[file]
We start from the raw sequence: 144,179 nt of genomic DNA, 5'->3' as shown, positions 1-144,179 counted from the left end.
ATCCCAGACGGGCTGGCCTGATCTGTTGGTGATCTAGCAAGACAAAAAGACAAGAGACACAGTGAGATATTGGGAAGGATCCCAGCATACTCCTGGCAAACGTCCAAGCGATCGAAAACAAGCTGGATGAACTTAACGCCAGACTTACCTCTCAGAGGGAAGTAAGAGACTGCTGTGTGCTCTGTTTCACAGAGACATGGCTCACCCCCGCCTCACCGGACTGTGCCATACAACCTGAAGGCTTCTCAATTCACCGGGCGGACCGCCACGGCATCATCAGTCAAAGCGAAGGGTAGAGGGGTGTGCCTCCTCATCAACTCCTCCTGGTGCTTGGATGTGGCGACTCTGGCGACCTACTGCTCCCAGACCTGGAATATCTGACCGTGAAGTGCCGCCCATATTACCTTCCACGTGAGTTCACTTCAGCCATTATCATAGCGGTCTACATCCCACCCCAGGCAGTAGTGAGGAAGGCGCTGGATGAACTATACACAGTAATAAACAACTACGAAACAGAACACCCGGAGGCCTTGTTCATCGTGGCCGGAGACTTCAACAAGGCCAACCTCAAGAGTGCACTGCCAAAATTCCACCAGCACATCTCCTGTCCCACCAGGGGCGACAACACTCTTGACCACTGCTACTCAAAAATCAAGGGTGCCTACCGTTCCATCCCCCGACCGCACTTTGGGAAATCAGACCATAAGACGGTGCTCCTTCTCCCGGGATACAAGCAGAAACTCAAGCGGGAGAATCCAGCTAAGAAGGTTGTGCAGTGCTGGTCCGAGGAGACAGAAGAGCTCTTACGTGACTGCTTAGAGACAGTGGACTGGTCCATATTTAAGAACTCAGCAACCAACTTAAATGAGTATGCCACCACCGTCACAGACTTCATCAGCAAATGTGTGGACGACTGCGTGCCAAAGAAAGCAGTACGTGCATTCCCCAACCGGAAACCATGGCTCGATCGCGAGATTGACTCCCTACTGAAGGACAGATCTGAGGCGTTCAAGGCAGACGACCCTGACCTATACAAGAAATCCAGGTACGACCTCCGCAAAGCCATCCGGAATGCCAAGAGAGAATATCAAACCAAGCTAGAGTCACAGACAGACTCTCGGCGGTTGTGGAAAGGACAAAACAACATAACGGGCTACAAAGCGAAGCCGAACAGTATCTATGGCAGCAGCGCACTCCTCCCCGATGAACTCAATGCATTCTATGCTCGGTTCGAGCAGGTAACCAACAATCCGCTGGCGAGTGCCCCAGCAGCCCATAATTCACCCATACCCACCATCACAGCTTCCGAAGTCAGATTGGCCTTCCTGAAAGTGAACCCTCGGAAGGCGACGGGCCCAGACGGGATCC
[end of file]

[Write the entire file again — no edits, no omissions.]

We start from the raw sequence: 144,179 nt of genomic DNA, 5'->3' as shown, positions 1-144,179 counted from the left end.
ATCCCAGACGGGCTGGCCTGATCTGTTGGTGATCTAGCAAGACAAAAAGACAAGAGACACAGTGAGATATTGGGAAGGATCCCAGCATACTCCTGGCAAACGTCCAAGCGATCGAAAACAAGCTGGATGAACTTAACGCCAGACTTACCTCTCAGAGGGAAGTAAGAGACTGCTGTGTGCTCTGTTTCACAGAGACATGGCTCACCCCCGCCTCACCGGACTGTGCCATACAACCTGAAGGCTTCTCAATTCACCGGGCGGACCGCCACGGCATCATCAGTCAAAGCGAAGGGTAGAGGGGTGTGCCTCCTCATCAACTCCTCCTGGTGCTTGGATGTGGCGACTCTGGCGACCTACTGCTCCCAGACCTGGAATATCTGACCGTGAAGTGCCGCCCATATTACCTTCCACGTGAGTTCACTTCAGCCATTATCATAGCGGTCTACATCCCACCCCAGGCAGTAGTGAGGAAGGCGCTGGATGAACTATACACAGTAATAAACAACTACGAAACAGAACACCCGGAGGCCTTGTTCATCGTGGCCGGAGACTTCAACAAGGCCAACCTCAAGAGTGCACTGCCAAAATTCCACCAGCACATCTCCTGTCCCACCAGGGGCGACAACACTCTTGACCACTGCTACTCAAAAATCAAGGGTGCCTACCGTTCCATCCCCCGACCGCACTTTGGGAAATCAGACCATAAGACGGTGCTCCTTCTCCCGGGATACAAGCAGAAACTCAAGCGGGAGAATCCAGCTAAGAAGGTTGTGCAGTGCTGGTCCGAGGAGACAGAAGAGCTCTTACGTGACTGCTTAGAGACAGTGGACTGGTCCATATTTAAGAACTCAGCAACCAACTTAAATGAGTATGCCACCACCGTCACAGACTTCATCAGCAAATGTGTGGACGACTGCGTGCCAAAGAAAGCAGTACGTGCATTCCCCAACCGGAAACCATGGCTCGATCGCGAGATTGACTCCCTACTGAAGGACAGATCTGAGGCGTTCAAGGCAGACGACCCTGACCTATACAAGAAATCCAGGTACGACCTCCGCAAAGCCATCCGGAATGCCAAGAGAGAATATCAAACCAAGCTAGAGTCACAGACAGACTCTCGGCGGTTGTGGAAAGGACAAAACAACATAACGGGCTACAAAGCGAAGCCGAACAGTATCTATGGCAGCAGCGCACTCCTCCCCGATGAACTCAATGCATTCTATGCTCGGTTCGAGCAGGTAACCAACAATCCGCTGGCGAGTGCCCCAGCAGCCCATAATTCACCCATACCCACCATCACAGCTTCCGAAGTCAGATTGGCCTTCCTGAAAGTGAACCCTCGGAAGGCGACGGGCCCAGACGGGATCC